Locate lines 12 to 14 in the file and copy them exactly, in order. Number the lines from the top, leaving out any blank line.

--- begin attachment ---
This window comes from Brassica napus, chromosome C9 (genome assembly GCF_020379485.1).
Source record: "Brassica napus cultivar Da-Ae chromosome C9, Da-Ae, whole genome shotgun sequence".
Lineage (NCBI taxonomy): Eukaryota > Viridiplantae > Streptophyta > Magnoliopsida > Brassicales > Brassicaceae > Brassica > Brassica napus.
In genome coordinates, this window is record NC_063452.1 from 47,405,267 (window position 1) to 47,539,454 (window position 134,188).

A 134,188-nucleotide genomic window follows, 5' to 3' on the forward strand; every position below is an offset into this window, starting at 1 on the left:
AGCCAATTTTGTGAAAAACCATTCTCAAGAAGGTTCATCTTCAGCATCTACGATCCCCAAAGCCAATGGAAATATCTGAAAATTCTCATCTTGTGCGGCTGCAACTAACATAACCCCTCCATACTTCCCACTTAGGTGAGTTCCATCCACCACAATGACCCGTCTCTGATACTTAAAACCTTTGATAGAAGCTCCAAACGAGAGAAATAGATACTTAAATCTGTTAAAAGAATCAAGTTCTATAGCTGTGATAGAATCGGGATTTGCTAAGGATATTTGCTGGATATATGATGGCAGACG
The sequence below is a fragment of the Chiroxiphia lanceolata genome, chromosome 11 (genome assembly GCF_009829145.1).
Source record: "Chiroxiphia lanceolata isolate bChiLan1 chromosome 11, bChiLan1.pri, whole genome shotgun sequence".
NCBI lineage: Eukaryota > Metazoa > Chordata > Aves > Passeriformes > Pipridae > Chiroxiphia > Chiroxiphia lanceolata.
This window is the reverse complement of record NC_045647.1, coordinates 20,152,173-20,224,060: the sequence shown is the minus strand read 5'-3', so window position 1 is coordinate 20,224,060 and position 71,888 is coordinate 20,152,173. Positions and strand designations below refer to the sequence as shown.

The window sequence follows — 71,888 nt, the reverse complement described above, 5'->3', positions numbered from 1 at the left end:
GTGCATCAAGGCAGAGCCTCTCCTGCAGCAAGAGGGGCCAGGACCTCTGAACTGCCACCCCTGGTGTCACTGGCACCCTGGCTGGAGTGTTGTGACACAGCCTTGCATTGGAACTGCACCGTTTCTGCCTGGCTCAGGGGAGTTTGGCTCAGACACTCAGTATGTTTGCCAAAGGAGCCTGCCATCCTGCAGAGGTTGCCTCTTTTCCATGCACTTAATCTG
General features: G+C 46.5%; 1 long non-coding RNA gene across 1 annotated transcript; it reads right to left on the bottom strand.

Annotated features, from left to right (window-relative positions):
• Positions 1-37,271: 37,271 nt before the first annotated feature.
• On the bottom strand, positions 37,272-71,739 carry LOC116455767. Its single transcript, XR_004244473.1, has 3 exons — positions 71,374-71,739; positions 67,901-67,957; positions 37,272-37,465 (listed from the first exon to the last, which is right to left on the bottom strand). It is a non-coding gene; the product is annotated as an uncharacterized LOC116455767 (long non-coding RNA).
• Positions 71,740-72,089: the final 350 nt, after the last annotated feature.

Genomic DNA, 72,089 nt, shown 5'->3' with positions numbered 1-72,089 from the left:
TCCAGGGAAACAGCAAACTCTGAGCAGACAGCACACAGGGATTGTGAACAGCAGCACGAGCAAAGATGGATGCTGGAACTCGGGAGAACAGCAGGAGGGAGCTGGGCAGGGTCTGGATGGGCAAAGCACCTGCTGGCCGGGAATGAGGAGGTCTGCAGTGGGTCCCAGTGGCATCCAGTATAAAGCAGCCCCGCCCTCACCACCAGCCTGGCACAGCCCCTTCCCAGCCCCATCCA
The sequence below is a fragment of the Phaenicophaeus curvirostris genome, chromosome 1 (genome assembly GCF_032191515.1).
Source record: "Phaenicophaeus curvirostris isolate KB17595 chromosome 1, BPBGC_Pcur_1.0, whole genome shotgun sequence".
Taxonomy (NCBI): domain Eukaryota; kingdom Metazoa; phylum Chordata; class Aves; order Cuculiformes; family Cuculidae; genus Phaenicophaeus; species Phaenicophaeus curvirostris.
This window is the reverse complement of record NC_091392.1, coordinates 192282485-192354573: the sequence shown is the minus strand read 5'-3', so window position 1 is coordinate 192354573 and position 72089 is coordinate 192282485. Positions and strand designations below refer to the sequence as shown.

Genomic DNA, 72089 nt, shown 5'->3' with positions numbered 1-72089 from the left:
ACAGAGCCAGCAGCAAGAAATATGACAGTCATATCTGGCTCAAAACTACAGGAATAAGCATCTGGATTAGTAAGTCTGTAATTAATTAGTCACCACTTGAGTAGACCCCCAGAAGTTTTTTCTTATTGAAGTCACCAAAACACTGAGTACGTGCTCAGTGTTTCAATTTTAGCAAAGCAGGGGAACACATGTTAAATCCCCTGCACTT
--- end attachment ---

GTGCATCAAGGCAGAGCCTCTCCTGCAGCAAGAGGGGCCAGGACCTCTGAACTGCCACCCCTGGTGTCACTGGCACCCTGGCTGGAGTGTTGTGACACAGCCTTGCATTGGAACTGCACCGTTTCTGCCTGGCTCAGGGGAGTTTGGCTCAGACACTCAGTATGTTTGCCAAAGGAGCCTGCCATCCTGCAGAGGTTGCCTCTTTTCCATGCACTTAATCTG
General features: G+C 46.5%; 1 long non-coding RNA gene across 1 annotated transcript; it reads right to left on the bottom strand.

Annotated features, from left to right (window-relative positions):